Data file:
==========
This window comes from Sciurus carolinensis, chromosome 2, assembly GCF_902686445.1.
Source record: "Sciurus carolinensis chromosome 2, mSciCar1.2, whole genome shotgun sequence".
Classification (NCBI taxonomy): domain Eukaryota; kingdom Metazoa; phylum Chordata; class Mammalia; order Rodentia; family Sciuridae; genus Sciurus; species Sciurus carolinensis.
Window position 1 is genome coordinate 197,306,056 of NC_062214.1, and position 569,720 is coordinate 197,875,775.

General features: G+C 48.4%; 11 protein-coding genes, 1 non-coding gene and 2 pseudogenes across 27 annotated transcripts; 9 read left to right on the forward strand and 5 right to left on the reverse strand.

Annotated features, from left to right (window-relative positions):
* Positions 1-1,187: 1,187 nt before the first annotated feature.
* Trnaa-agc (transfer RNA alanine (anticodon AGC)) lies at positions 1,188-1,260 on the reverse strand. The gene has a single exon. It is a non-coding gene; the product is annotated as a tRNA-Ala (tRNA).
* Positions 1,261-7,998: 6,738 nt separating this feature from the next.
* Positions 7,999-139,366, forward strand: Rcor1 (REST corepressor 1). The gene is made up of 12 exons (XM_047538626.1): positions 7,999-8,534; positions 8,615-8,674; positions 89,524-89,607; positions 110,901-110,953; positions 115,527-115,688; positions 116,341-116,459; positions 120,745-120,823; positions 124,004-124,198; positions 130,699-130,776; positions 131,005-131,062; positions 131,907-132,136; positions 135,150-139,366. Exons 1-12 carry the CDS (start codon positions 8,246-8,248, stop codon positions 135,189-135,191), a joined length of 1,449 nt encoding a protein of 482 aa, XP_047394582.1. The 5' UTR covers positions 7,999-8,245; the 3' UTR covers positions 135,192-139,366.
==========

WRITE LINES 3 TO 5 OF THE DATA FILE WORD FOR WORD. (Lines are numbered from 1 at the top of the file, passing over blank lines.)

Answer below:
Classification (NCBI taxonomy): domain Eukaryota; kingdom Metazoa; phylum Chordata; class Mammalia; order Rodentia; family Sciuridae; genus Sciurus; species Sciurus carolinensis.
Window position 1 is genome coordinate 197,306,056 of NC_062214.1, and position 569,720 is coordinate 197,875,775.

General features: G+C 48.4%; 11 protein-coding genes, 1 non-coding gene and 2 pseudogenes across 27 annotated transcripts; 9 read left to right on the forward strand and 5 right to left on the reverse strand.